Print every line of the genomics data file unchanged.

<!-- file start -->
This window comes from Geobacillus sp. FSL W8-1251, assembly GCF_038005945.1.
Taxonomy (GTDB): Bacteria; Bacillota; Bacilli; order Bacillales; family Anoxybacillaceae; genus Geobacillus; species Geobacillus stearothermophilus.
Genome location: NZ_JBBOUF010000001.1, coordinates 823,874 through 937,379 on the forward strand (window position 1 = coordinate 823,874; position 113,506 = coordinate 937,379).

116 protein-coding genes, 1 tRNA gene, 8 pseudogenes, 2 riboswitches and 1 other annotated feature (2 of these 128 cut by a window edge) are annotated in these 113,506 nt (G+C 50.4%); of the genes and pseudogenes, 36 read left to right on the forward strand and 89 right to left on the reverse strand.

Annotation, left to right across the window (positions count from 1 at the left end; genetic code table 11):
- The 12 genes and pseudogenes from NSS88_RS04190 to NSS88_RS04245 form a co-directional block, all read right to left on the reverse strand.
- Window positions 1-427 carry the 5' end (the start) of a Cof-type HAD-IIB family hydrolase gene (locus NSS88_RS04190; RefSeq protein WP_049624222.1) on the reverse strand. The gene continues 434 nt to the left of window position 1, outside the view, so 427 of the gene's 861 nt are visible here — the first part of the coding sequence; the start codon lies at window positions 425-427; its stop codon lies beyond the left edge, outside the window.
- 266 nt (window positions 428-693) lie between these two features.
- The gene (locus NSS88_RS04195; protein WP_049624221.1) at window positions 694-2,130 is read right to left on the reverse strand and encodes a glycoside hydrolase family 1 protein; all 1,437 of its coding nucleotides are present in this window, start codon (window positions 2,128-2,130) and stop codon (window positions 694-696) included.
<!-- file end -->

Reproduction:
This window comes from Geobacillus sp. FSL W8-1251, assembly GCF_038005945.1.
Taxonomy (GTDB): Bacteria; Bacillota; Bacilli; order Bacillales; family Anoxybacillaceae; genus Geobacillus; species Geobacillus stearothermophilus.
Genome location: NZ_JBBOUF010000001.1, coordinates 823,874 through 937,379 on the forward strand (window position 1 = coordinate 823,874; position 113,506 = coordinate 937,379).

116 protein-coding genes, 1 tRNA gene, 8 pseudogenes, 2 riboswitches and 1 other annotated feature (2 of these 128 cut by a window edge) are annotated in these 113,506 nt (G+C 50.4%); of the genes and pseudogenes, 36 read left to right on the forward strand and 89 right to left on the reverse strand.

Annotation, left to right across the window (positions count from 1 at the left end; genetic code table 11):
- The 12 genes and pseudogenes from NSS88_RS04190 to NSS88_RS04245 form a co-directional block, all read right to left on the reverse strand.
- Window positions 1-427 carry the 5' end (the start) of a Cof-type HAD-IIB family hydrolase gene (locus NSS88_RS04190; RefSeq protein WP_049624222.1) on the reverse strand. The gene continues 434 nt to the left of window position 1, outside the view, so 427 of the gene's 861 nt are visible here — the first part of the coding sequence; the start codon lies at window positions 425-427; its stop codon lies beyond the left edge, outside the window.
- 266 nt (window positions 428-693) lie between these two features.
- The gene (locus NSS88_RS04195; protein WP_049624221.1) at window positions 694-2,130 is read right to left on the reverse strand and encodes a glycoside hydrolase family 1 protein; all 1,437 of its coding nucleotides are present in this window, start codon (window positions 2,128-2,130) and stop codon (window positions 694-696) included.